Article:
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I'm working on a simple login system for my NodeJS application. For this I have created a structure where one object, a "corporation", holds an array of users. I've done because I plan to use the corporation object to store application session data.

    "name": "My Corporation",
    "prefix": "MYCORP",
    "users": [
            "username": "some@user.com",
            "password": "974dae09cd5869958c19e1742117c2f8",
            "name": "Freddly the User"
            "username": "other@user.com",
            "password": "974dae09cd5869958c19e1742117c2f8",
            "name": "Max the Admin"

The problem is when querying after a user (in a log-in scenario) the query, as expected, returns the entire corporation object. Thus I'm exposing all users even though I only want one. As far as security is concerned I guess it isn't a big deal, but I'm more worried about performance. Below is the current query and a very ugly way to delete all users but the one requested.

Ignore the different asserts. Code is very much work-in-progress .. :)

db.collection('kat_corp', function (err, collection) {
    try {
        assert.equal(null, err);

            users: {
                $elemMatch: {
                    username: user.username
        }, function (err, result) {
            if (err) callback(err, false);

            // Delete all other users from the to-be session object
            for (var i = 0; i < result.users.length; i++) {
                if (result.users[i].username != user.username) {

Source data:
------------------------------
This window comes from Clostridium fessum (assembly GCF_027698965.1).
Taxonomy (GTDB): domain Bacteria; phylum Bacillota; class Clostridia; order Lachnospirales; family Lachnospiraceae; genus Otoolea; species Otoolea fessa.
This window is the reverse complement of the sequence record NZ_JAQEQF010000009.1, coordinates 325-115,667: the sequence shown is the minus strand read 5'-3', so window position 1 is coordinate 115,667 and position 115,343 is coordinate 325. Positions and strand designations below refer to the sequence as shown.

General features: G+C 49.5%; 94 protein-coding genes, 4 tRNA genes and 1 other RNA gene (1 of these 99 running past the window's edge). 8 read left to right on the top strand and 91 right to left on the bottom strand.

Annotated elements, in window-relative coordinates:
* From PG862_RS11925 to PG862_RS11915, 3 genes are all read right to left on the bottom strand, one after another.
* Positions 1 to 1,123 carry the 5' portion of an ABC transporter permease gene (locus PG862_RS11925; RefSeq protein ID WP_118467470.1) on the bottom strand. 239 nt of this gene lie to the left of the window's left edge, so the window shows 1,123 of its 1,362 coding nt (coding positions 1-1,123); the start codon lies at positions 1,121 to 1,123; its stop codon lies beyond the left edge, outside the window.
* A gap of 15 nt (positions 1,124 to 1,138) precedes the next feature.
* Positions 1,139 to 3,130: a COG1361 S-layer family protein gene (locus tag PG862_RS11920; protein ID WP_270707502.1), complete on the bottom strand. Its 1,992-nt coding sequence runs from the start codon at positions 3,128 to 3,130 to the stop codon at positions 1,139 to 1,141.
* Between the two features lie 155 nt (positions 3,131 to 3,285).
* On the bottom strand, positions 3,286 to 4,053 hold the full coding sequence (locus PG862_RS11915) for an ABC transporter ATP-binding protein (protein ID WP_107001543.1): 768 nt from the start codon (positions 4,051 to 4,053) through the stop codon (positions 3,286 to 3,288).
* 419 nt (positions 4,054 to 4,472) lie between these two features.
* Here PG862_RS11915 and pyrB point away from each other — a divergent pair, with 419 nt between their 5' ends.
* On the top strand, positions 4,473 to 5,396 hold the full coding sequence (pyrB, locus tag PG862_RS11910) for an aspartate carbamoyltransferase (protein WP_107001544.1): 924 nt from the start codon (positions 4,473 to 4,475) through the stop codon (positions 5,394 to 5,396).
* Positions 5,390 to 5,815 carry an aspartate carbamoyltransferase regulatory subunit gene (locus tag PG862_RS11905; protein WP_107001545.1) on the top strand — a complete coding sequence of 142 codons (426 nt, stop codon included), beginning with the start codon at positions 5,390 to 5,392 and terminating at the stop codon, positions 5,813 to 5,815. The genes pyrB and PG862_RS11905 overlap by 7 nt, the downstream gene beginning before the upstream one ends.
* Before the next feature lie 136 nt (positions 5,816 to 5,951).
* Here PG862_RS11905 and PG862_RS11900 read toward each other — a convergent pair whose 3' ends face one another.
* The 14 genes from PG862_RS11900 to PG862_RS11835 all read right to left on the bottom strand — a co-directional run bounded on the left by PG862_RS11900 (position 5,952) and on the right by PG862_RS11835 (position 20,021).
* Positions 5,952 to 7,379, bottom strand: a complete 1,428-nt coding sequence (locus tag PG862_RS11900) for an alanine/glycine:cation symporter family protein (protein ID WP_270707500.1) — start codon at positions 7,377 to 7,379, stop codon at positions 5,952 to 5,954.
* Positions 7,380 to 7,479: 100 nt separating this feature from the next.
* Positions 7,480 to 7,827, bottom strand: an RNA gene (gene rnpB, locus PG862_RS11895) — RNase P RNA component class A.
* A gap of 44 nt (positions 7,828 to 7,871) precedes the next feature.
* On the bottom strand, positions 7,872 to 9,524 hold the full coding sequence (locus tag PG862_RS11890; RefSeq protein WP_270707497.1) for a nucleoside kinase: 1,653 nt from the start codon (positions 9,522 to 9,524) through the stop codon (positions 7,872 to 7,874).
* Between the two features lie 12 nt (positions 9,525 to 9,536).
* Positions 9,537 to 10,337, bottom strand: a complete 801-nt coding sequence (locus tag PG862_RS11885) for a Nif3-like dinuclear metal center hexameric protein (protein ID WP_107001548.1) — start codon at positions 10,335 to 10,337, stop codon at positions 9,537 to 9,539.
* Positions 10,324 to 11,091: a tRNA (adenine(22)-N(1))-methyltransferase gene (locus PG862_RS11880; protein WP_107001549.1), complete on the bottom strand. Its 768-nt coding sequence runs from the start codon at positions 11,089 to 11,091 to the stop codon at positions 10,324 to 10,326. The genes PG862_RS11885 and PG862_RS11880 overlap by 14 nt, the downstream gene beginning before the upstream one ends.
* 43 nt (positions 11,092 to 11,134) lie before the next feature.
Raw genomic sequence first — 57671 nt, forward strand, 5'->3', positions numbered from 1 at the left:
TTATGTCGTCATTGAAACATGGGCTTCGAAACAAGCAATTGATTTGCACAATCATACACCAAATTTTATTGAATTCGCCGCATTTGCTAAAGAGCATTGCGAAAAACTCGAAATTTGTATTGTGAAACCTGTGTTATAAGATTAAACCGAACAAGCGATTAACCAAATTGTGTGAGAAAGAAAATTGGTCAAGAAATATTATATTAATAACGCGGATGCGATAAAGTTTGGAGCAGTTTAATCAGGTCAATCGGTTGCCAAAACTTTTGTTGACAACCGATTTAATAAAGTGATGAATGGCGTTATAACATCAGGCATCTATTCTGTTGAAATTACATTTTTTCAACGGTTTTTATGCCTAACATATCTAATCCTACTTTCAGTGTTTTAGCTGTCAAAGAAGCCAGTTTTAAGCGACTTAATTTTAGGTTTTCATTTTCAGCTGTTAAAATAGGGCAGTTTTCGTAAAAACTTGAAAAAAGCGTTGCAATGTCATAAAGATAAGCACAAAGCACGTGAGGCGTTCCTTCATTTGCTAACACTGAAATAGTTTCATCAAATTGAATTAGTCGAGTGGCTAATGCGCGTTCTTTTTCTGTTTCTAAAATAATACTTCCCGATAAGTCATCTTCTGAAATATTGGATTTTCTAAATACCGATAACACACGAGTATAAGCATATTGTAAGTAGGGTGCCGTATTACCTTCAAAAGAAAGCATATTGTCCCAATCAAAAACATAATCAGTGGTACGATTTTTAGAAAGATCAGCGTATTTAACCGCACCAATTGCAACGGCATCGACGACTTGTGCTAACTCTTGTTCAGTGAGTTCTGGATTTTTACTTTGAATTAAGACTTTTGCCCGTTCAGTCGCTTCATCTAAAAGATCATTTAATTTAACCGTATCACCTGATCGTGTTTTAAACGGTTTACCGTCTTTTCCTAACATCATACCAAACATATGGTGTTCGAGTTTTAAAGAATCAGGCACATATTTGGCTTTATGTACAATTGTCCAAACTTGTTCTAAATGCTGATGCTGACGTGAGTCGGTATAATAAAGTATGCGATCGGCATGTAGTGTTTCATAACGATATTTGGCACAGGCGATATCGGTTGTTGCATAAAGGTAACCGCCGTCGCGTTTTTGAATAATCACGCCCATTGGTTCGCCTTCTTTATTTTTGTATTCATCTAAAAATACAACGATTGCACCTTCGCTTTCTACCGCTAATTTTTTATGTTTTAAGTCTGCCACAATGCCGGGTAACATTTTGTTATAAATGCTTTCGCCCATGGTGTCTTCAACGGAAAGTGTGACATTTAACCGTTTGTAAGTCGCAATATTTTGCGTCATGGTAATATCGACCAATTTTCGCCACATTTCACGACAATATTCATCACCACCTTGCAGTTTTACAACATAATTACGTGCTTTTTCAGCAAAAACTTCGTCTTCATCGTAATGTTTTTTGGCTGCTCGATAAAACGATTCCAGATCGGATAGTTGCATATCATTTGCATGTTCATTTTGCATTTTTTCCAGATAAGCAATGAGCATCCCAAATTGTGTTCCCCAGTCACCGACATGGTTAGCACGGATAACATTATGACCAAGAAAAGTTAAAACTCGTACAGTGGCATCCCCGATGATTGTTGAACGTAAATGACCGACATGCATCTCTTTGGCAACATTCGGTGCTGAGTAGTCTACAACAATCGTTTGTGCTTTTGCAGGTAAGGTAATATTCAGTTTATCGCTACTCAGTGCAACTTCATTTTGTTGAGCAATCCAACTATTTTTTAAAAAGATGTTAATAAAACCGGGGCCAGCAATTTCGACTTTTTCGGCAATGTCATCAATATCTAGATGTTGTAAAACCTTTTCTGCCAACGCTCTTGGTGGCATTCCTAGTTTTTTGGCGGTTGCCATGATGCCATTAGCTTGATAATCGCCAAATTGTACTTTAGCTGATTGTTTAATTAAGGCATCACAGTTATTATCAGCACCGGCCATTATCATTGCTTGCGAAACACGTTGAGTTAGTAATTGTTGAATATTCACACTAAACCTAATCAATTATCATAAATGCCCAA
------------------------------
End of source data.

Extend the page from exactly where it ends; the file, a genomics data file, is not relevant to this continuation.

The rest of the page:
delete result.users[i];
            // Will be replaced with success callback

    } catch (err) {
        callback(err, false);
share|improve this question
Can you not add a bunch of users to the database, each having a reference to a 'corporation'? –  sje397 May 25 '13 at 11:24
I think that mongoose would help you quite a bit here! You can make a query and select the fields you want exclude in the result –  renatoargh May 25 '13 at 11:29
While it might be possible using the aggregation framework, it would be far more efficient to split the users into a unique collection, one document per user, with a field for corporation-id. –  WiredPrairie May 25 '13 at 11:51
Yes, but that sounds an awful lot like a relation based structure? At least it would be a weak link which could be a problem on changes in the corporation collection. Another (small) problem with that approach is that I would have to fetch the corporation in a separate query. –  KG Christensen May 25 '13 at 12:18
@KGChristensen perhaps this post is useful. It explains the pros and cons of nesting vs separate documents/collections. –  robertklep May 25 '13 at 14:04

1 Answer 1

up vote 2 down vote accepted

If you're using MongoDB 2.2 or greater you can just use the "$" positional operator.

The following query worked for me :

db.collection('kat_corp', function (err, collection){
    collection.findOne({"users.username":user.username}, {'name':1,'users.$': 1}, console.log) 

Although I would agree with the other comments that you should probably reconsider your schema...

share|improve this answer
Thanks, that worked. However I think I'll redesign the schema as suggested in the comments. –  KG Christensen May 26 '13 at 8:18

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